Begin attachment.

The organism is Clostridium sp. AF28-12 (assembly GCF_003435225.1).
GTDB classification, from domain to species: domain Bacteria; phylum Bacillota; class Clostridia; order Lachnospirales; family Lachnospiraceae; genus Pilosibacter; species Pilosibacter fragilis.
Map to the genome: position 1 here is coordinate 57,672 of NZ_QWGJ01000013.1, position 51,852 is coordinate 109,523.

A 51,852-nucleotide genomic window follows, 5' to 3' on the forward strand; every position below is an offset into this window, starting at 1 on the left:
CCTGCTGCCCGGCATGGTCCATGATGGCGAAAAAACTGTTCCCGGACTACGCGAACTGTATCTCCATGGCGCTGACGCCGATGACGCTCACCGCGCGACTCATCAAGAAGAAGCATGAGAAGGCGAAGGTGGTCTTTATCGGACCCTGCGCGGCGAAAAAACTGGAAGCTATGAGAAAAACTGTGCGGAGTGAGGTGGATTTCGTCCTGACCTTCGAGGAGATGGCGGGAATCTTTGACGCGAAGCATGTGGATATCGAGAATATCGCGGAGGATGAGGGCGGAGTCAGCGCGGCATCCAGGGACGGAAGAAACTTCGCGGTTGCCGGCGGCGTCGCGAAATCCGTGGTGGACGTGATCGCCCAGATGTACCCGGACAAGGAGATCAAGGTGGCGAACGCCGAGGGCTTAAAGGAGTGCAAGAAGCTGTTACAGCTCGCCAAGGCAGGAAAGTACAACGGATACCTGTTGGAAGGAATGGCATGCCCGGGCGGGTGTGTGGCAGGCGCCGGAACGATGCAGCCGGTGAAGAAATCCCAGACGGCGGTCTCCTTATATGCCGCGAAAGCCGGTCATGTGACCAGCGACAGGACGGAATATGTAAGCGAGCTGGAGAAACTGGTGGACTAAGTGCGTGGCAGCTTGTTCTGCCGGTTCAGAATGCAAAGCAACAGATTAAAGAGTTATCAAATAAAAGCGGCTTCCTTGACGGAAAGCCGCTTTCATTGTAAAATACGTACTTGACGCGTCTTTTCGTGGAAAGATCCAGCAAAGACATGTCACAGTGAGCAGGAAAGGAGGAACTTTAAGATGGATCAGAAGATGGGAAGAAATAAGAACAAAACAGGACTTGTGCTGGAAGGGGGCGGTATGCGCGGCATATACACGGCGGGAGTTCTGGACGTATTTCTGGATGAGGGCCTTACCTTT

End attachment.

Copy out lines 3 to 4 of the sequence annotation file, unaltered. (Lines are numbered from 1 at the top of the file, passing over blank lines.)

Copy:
Map to the genome: position 1 here is coordinate 57,672 of NZ_QWGJ01000013.1, position 51,852 is coordinate 109,523.

A 51,852-nucleotide genomic window follows, 5' to 3' on the forward strand; every position below is an offset into this window, starting at 1 on the left: